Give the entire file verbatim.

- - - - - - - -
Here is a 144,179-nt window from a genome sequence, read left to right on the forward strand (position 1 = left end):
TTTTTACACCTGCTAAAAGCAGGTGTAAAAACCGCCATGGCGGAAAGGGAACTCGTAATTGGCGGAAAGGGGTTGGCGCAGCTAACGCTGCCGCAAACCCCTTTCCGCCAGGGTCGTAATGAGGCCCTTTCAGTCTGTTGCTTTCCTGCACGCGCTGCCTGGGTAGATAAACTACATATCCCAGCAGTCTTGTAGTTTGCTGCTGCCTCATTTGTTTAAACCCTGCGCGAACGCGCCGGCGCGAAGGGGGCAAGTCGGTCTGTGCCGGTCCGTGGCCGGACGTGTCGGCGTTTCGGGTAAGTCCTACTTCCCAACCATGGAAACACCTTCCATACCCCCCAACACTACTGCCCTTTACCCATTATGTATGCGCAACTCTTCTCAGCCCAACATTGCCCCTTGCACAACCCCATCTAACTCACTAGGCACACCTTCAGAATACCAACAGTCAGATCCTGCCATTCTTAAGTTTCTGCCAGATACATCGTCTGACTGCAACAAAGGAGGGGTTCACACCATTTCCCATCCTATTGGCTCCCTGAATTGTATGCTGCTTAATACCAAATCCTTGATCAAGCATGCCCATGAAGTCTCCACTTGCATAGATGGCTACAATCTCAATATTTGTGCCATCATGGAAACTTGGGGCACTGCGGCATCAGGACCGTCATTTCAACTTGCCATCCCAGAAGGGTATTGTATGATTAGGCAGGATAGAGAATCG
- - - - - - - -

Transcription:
Here is a 144,179-nt window from a genome sequence, read left to right on the forward strand (position 1 = left end):
TTTTTACACCTGCTAAAAGCAGGTGTAAAAACCGCCATGGCGGAAAGGGAACTCGTAATTGGCGGAAAGGGGTTGGCGCAGCTAACGCTGCCGCAAACCCCTTTCCGCCAGGGTCGTAATGAGGCCCTTTCAGTCTGTTGCTTTCCTGCACGCGCTGCCTGGGTAGATAAACTACATATCCCAGCAGTCTTGTAGTTTGCTGCTGCCTCATTTGTTTAAACCCTGCGCGAACGCGCCGGCGCGAAGGGGGCAAGTCGGTCTGTGCCGGTCCGTGGCCGGACGTGTCGGCGTTTCGGGTAAGTCCTACTTCCCAACCATGGAAACACCTTCCATACCCCCCAACACTACTGCCCTTTACCCATTATGTATGCGCAACTCTTCTCAGCCCAACATTGCCCCTTGCACAACCCCATCTAACTCACTAGGCACACCTTCAGAATACCAACAGTCAGATCCTGCCATTCTTAAGTTTCTGCCAGATACATCGTCTGACTGCAACAAAGGAGGGGTTCACACCATTTCCCATCCTATTGGCTCCCTGAATTGTATGCTGCTTAATACCAAATCCTTGATCAAGCATGCCCATGAAGTCTCCACTTGCATAGATGGCTACAATCTCAATATTTGTGCCATCATGGAAACTTGGGGCACTGCGGCATCAGGACCGTCATTTCAACTTGCCATCCCAGAAGGGTATTGTATGATTAGGCAGGATAGAGAATCG